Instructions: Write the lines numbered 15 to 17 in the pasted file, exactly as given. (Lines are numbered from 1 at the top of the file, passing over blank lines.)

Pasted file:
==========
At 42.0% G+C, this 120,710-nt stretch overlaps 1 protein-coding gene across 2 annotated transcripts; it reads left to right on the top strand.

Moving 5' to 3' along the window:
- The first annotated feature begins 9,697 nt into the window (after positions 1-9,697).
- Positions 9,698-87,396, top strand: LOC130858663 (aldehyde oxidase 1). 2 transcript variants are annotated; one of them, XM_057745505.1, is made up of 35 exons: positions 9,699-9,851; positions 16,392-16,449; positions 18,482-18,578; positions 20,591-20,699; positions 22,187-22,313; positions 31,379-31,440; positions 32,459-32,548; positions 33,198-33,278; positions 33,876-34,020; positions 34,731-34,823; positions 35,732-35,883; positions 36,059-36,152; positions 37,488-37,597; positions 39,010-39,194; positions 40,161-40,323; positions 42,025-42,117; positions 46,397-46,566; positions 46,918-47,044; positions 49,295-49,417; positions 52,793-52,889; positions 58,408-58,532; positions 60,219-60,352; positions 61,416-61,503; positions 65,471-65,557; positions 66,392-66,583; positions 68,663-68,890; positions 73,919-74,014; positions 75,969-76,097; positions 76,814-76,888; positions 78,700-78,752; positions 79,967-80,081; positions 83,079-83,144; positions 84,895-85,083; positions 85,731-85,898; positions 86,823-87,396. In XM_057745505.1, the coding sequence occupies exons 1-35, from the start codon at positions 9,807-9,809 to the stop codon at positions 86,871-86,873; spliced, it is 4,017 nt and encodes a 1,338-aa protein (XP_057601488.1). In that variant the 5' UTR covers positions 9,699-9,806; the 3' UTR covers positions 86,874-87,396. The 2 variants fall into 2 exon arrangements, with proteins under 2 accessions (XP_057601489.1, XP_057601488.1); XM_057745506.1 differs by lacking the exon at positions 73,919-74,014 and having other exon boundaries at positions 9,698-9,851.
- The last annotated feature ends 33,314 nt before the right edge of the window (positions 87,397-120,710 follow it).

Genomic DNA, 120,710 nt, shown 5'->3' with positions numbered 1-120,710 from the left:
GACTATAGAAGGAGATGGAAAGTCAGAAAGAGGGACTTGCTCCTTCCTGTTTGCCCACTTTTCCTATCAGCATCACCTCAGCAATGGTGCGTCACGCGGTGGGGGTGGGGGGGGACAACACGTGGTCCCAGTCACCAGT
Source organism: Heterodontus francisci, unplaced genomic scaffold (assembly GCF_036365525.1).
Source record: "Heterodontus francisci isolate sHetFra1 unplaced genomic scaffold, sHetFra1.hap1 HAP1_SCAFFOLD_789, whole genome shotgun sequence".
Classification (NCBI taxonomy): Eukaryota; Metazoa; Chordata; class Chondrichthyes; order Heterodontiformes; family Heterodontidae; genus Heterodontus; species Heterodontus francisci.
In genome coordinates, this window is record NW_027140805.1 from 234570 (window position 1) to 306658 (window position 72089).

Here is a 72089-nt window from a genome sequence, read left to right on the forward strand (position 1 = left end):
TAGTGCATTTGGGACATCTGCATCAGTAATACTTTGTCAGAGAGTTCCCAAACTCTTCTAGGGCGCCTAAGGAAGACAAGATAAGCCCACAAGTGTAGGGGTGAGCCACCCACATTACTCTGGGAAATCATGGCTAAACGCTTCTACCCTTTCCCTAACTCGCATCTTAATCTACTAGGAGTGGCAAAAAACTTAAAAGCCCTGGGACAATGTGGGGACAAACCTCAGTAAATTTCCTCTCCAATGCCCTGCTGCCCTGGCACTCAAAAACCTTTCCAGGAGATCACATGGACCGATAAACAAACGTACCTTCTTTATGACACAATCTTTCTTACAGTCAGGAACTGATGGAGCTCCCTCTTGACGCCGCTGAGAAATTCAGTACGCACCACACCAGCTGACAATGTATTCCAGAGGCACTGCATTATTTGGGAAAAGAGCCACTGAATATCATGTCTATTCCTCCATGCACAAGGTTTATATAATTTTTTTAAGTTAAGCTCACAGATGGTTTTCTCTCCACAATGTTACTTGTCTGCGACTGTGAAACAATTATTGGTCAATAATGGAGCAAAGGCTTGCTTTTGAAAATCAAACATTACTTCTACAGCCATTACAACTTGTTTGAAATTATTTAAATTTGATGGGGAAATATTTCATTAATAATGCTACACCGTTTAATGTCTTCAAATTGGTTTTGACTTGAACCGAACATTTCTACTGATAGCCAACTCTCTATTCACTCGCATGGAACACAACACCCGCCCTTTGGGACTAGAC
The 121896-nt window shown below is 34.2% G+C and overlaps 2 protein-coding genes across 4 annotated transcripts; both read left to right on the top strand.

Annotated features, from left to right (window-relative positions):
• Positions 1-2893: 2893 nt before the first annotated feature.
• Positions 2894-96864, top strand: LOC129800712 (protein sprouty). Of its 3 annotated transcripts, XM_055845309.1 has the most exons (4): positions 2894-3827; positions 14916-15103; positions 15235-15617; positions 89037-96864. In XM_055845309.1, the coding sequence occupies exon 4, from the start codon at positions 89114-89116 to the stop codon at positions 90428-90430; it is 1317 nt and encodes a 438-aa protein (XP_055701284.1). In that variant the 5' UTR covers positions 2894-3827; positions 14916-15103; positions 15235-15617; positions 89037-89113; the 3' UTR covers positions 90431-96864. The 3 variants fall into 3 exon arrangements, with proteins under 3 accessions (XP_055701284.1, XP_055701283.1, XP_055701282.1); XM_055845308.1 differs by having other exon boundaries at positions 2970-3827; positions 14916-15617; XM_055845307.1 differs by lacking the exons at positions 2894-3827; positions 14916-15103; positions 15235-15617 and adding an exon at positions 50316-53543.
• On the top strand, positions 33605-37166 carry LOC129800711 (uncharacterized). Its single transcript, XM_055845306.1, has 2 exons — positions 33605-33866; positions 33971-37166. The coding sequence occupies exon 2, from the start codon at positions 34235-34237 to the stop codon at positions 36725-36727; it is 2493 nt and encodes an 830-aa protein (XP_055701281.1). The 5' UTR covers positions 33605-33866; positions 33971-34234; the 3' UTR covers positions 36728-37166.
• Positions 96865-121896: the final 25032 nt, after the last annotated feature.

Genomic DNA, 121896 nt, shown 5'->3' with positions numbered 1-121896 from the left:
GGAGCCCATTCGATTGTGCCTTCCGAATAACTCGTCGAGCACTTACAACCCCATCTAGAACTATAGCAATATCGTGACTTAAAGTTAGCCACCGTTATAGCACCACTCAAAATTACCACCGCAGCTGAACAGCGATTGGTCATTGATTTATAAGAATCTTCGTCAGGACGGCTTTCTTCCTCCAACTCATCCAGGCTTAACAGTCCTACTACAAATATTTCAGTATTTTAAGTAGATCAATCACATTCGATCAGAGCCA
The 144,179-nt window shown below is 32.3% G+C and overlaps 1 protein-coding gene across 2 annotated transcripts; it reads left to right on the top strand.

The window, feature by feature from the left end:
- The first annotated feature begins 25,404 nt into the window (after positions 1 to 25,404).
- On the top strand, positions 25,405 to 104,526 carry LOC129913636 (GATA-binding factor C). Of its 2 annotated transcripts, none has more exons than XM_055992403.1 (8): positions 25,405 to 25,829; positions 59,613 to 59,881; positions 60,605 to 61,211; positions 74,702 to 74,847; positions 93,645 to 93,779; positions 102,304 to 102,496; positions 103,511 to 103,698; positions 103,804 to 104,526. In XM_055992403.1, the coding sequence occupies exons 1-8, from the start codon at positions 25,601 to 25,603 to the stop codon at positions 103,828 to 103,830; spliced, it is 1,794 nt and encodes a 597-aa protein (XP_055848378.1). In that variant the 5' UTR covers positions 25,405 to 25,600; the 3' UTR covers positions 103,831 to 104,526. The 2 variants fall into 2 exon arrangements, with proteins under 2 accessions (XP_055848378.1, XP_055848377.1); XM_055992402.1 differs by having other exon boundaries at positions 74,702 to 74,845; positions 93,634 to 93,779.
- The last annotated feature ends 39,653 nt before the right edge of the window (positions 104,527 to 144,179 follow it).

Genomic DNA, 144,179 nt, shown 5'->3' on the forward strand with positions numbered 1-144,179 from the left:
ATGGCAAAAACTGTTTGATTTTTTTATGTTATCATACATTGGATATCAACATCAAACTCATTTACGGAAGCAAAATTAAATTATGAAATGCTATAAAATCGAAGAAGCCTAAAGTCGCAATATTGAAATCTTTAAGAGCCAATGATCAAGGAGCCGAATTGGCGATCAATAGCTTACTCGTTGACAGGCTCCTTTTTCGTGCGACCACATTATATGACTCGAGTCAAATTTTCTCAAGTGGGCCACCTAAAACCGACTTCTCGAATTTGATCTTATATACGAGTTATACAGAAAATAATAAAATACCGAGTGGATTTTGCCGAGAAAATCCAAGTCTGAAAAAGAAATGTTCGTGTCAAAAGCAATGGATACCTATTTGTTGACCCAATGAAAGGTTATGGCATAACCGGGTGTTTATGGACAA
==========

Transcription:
Annotated features, from left to right (window-relative positions):
• Positions 1-2893: 2893 nt before the first annotated feature.
• Positions 2894-96864, top strand: LOC129800712 (protein sprouty). Of its 3 annotated transcripts, XM_055845309.1 has the most exons (4): positions 2894-3827; positions 14916-15103; positions 15235-15617; positions 89037-96864. In XM_055845309.1, the coding sequence occupies exon 4, from the start codon at positions 89114-89116 to the stop codon at positions 90428-90430; it is 1317 nt and encodes a 438-aa protein (XP_055701284.1). In that variant the 5' UTR covers positions 2894-3827; positions 14916-15103; positions 15235-15617; positions 89037-89113; the 3' UTR covers positions 90431-96864. The 3 variants fall into 3 exon arrangements, with proteins under 3 accessions (XP_055701284.1, XP_055701283.1, XP_055701282.1); XM_055845308.1 differs by having other exon boundaries at positions 2970-3827; positions 14916-15617; XM_055845307.1 differs by lacking the exons at positions 2894-3827; positions 14916-15103; positions 15235-15617 and adding an exon at positions 50316-53543.